- Knowledge of his biological mother/sister –[is a]–> uncomfortable secret –[is]–> information
- hiding the relationship –[is]–> withholding information
Our proposal for a knowledge issue may then be
Is it right for authority figures to hide information from children so as to protect them?17
Because the knowledge issue was grown out from its subset, it for sure covers the real-life issue; because of it being a superset, it is more abstract and capable of addressing so much more. By flying upwind, and thinking through the knowledge issue (instead of the narrow right and wrong of the specific situation), we are trying to solve entire genres of related questions; what we generate is timeless and universal. By teaching your audience how to think through this knowledge question, they could then use the same model to intelligently answer,
- Is it right for the Catholic Church to forbid sex education in teens?
- What should parents say to the children when they divorce?
- Historically, children were told they were brought here by storks. Was that right?
All of these questions, when you ask “this is a type of what?”, gives the same structure as the original situation. (Hold this thought in mind: in your presentation, you will need to show these additional examples.) The art here is to choose a suitable scope that is not too narrow (Jack Nicholson –[is a]–> boy; sister –[is a]–> parent) nor too broad (Jack Nicholson –[is a]–> creature; sister –[is a]–> creature).
What to do when supersets fail
Even though the Superset Method usually works to generate a suitable topic, it does not always. For example, our real-life issue could be that of a young woman Jane being kidnapped and then forcibly human trafficked; expanding it (Jane –[is a]–> young woman –[is a]–> person; trafficking –[is a]–> form of exploitation) vertically just doesn’t work. In this particular case, one may choose to expand it horizontally by bringing in other similar real-life situations. For example, one may bring in the cases of:
- Alexandra, a Russian woman who voluntarily signed herself off to Spain, knowing that there is a chance of being human trafficked — and had her passport taken from her, and kept in terrible conditions for meager pay. (h/t Carmen)
- South Asian construction workers being lured to Dubai with opportunity and wages, only to find their passports withheld, apparently in debt, and working in practically slavery conditions.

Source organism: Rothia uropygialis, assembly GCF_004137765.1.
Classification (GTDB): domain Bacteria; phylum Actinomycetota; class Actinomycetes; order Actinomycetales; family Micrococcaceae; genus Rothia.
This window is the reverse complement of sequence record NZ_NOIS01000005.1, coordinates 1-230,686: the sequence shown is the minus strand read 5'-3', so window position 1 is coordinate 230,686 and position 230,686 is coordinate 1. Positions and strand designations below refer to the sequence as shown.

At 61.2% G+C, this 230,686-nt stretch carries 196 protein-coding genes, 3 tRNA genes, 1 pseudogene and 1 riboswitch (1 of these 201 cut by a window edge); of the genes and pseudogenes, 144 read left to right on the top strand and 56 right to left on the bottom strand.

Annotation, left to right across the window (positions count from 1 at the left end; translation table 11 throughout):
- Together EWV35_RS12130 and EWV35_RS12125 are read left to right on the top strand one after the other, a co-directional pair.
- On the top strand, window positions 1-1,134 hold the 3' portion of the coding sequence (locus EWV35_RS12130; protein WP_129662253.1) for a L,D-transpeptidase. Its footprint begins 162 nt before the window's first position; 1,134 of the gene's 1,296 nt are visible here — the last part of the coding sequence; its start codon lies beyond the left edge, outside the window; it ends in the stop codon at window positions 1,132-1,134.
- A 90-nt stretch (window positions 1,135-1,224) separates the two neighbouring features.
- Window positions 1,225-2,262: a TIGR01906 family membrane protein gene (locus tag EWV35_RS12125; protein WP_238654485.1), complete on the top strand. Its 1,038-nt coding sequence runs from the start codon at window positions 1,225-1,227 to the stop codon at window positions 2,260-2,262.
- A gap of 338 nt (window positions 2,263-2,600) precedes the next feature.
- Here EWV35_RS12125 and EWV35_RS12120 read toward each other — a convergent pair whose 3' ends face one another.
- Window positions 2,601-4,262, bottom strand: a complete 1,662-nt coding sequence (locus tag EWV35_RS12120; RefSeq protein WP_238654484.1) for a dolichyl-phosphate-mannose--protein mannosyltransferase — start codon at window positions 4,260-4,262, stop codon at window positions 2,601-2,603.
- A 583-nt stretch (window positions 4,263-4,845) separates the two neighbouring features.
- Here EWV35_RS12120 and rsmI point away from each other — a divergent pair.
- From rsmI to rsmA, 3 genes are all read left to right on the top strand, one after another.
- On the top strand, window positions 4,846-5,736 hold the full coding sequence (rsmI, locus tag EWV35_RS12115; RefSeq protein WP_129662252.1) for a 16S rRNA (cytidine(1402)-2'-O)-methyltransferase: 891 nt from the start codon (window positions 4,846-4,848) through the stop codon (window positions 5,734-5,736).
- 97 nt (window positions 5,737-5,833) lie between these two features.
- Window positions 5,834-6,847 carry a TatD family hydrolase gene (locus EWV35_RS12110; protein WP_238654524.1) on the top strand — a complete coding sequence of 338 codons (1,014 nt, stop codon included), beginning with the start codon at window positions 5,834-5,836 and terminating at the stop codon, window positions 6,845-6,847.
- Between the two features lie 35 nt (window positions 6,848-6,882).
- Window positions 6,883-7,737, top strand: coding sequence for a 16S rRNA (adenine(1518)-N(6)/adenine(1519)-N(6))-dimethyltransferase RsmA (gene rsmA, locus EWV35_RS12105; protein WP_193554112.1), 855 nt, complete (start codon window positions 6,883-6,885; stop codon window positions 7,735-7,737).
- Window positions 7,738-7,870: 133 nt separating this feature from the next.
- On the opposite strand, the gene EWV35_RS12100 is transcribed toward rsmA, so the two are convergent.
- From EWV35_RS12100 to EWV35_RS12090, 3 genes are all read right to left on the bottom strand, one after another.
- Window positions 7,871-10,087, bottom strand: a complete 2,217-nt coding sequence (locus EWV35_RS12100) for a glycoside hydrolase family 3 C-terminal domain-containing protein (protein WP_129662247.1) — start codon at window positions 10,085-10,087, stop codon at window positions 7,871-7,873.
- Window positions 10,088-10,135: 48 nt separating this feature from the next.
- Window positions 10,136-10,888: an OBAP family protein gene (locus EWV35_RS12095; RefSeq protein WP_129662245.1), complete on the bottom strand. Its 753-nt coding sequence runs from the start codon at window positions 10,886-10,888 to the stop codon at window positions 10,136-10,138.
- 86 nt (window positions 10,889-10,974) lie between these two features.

One can then generate a knowledge issue horizontally, by asking if certain kinds of exploitation is worse than others. To fully tackle this question, one would need to consider multiple perspective, such as the culture, values, responsibility, and personal harm to the workers; it has significance, because answering the question allows us to prioritize efforts in eliminating the worse offenders.
These “horizontal” knowledge issues are amongst a larger class of knowledge issues that simply cannot be generated by the superset method, but are perfectly valid knowledge issues. Compared to the superset-generated knowledge issues, these require more finesse and good judgment to make up. If you want to try your hands with them, make sure you run through your knowledge issue with your teacher.
By thinking in terms of supersets (i.e., asking “this is a type of what?”), we avoid a common tendency to narrowly focus on the first issues that comes to mind (e.g., honesty), and the subsequent framing of the knowledge issue in vague terms (Is honesty always good?)
Earlier on you’ve worked on casting a list of 6 real life situations into the “one sentence, two names” format. Take out the list, and now (i) identify the parts within the sentence. (Coloring may help.), (ii) write down a superset for each part, and (iii) write down a superset to the supersets you’ve jotted down in step (ii).
- Is it
- To what extent